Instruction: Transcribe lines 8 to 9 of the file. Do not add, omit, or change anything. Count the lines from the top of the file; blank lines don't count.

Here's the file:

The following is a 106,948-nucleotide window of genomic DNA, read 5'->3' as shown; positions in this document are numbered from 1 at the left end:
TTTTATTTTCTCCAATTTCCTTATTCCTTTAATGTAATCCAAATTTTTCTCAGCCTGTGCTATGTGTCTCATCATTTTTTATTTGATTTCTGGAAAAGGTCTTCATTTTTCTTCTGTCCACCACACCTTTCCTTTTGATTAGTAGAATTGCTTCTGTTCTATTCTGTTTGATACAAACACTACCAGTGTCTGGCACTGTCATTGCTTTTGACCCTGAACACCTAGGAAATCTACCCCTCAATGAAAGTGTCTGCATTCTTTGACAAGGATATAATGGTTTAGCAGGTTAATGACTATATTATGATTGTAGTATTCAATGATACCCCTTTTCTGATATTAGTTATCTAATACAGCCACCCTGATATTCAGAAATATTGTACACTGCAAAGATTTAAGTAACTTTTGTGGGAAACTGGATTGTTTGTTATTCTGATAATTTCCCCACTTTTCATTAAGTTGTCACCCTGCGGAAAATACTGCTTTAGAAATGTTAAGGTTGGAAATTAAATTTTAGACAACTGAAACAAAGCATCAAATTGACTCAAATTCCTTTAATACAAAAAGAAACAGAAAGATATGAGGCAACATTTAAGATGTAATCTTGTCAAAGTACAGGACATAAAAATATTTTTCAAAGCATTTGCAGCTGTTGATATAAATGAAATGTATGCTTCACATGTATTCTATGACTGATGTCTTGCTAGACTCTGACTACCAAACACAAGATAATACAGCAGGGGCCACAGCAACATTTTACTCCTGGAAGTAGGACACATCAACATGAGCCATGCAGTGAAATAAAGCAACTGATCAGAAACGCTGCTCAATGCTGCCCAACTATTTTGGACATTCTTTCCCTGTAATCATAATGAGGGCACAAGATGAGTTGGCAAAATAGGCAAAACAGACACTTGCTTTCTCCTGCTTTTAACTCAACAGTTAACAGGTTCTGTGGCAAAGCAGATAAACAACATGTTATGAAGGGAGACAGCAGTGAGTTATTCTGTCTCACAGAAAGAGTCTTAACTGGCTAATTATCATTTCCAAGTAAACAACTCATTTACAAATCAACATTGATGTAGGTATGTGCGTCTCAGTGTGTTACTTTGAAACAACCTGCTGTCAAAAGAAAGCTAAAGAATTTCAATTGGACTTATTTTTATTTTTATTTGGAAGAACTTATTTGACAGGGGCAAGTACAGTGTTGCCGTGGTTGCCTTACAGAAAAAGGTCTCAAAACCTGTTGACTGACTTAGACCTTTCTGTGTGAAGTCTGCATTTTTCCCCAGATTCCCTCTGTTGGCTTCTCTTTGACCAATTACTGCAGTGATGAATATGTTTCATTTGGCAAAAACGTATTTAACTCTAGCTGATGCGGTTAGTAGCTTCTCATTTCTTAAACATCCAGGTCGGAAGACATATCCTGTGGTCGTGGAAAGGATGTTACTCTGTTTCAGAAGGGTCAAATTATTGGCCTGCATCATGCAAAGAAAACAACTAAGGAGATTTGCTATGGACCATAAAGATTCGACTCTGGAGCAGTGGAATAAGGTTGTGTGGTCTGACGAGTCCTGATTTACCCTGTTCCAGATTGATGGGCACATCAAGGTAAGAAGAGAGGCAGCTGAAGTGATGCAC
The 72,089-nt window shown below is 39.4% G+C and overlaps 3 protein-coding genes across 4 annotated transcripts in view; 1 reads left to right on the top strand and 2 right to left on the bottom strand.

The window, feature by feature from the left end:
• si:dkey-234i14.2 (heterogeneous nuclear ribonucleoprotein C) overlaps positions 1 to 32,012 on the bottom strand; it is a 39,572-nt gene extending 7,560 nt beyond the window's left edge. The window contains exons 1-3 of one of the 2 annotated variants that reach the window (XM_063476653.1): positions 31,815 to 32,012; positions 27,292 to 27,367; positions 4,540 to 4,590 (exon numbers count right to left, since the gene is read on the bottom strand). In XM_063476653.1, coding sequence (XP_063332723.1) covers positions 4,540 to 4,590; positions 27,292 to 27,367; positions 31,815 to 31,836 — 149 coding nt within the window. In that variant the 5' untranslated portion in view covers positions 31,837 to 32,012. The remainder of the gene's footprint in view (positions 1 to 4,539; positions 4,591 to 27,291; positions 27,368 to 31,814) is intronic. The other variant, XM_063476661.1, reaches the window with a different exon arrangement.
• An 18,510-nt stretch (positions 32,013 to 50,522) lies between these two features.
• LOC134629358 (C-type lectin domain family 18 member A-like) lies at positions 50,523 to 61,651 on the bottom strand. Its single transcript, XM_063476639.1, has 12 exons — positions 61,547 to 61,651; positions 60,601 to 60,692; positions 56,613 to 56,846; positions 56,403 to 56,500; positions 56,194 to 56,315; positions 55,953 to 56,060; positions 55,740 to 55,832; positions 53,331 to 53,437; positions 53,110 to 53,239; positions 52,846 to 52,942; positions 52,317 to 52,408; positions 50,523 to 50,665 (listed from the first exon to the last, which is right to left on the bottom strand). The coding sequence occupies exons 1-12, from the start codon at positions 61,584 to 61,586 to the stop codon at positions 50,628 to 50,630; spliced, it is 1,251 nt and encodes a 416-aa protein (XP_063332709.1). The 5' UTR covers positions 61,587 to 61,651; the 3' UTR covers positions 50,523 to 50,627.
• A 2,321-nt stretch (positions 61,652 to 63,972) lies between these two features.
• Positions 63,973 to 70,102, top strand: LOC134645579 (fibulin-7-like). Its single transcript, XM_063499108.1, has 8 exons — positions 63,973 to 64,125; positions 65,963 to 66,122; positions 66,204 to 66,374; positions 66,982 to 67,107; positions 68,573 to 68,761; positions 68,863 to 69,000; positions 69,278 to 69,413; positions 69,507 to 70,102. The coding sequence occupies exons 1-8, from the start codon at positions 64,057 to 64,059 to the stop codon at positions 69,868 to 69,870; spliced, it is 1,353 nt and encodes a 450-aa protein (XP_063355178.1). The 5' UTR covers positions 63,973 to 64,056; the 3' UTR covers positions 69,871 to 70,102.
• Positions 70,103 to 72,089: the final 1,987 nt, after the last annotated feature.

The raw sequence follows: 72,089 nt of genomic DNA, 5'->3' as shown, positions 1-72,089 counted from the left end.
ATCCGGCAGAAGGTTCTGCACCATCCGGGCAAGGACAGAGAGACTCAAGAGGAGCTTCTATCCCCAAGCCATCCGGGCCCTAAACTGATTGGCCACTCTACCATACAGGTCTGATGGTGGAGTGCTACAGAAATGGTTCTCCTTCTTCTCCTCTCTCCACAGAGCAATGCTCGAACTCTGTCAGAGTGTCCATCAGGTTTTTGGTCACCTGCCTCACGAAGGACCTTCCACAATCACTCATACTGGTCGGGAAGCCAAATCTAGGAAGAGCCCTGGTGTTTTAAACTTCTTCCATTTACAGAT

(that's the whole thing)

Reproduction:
• A 2,321-nt stretch (positions 61,652 to 63,972) lies between these two features.
• Positions 63,973 to 70,102, top strand: LOC134645579 (fibulin-7-like). Its single transcript, XM_063499108.1, has 8 exons — positions 63,973 to 64,125; positions 65,963 to 66,122; positions 66,204 to 66,374; positions 66,982 to 67,107; positions 68,573 to 68,761; positions 68,863 to 69,000; positions 69,278 to 69,413; positions 69,507 to 70,102. The coding sequence occupies exons 1-8, from the start codon at positions 64,057 to 64,059 to the stop codon at positions 69,868 to 69,870; spliced, it is 1,353 nt and encodes a 450-aa protein (XP_063355178.1). The 5' UTR covers positions 63,973 to 64,056; the 3' UTR covers positions 69,871 to 70,102.